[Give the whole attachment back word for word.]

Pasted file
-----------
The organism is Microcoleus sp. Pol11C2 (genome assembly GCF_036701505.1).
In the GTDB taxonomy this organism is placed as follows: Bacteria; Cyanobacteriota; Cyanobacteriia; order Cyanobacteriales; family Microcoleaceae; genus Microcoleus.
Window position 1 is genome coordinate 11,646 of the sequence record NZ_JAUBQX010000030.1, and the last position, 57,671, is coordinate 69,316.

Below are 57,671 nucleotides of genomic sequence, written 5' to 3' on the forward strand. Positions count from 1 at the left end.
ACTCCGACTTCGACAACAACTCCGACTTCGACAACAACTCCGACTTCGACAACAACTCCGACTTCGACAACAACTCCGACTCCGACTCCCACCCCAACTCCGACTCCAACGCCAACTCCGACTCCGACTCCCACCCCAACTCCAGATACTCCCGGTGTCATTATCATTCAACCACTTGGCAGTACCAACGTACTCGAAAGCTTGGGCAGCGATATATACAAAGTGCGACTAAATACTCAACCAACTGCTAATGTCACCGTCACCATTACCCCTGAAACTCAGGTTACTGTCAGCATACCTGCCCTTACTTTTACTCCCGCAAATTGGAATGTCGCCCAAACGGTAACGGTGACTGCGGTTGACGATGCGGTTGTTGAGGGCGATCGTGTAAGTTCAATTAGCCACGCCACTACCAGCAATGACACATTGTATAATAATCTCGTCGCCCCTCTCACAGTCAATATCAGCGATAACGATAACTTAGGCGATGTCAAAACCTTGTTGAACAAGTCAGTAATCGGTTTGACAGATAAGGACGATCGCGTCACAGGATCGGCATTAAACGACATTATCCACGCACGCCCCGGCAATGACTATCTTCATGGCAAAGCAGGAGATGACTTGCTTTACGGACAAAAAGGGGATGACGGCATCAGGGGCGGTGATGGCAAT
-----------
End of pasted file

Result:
The organism is Microcoleus sp. Pol11C2 (genome assembly GCF_036701505.1).
In the GTDB taxonomy this organism is placed as follows: Bacteria; Cyanobacteriota; Cyanobacteriia; order Cyanobacteriales; family Microcoleaceae; genus Microcoleus.
Window position 1 is genome coordinate 11,646 of the sequence record NZ_JAUBQX010000030.1, and the last position, 57,671, is coordinate 69,316.

Below are 57,671 nucleotides of genomic sequence, written 5' to 3' on the forward strand. Positions count from 1 at the left end.
ACTCCGACTTCGACAACAACTCCGACTTCGACAACAACTCCGACTTCGACAACAACTCCGACTTCGACAACAACTCCGACTCCGACTCCCACCCCAACTCCGACTCCAACGCCAACTCCGACTCCGACTCCCACCCCAACTCCAGATACTCCCGGTGTCATTATCATTCAACCACTTGGCAGTACCAACGTACTCGAAAGCTTGGGCAGCGATATATACAAAGTGCGACTAAATACTCAACCAACTGCTAATGTCACCGTCACCATTACCCCTGAAACTCAGGTTACTGTCAGCATACCTGCCCTTACTTTTACTCCCGCAAATTGGAATGTCGCCCAAACGGTAACGGTGACTGCGGTTGACGATGCGGTTGTTGAGGGCGATCGTGTAAGTTCAATTAGCCACGCCACTACCAGCAATGACACATTGTATAATAATCTCGTCGCCCCTCTCACAGTCAATATCAGCGATAACGATAACTTAGGCGATGTCAAAACCTTGTTGAACAAGTCAGTAATCGGTTTGACAGATAAGGACGATCGCGTCACAGGATCGGCATTAAACGACATTATCCACGCACGCCCCGGCAATGACTATCTTCATGGCAAAGCAGGAGATGACTTGCTTTACGGACAAAAAGGGGATGACGGCATCAGGGGCGGTGATGGCAAT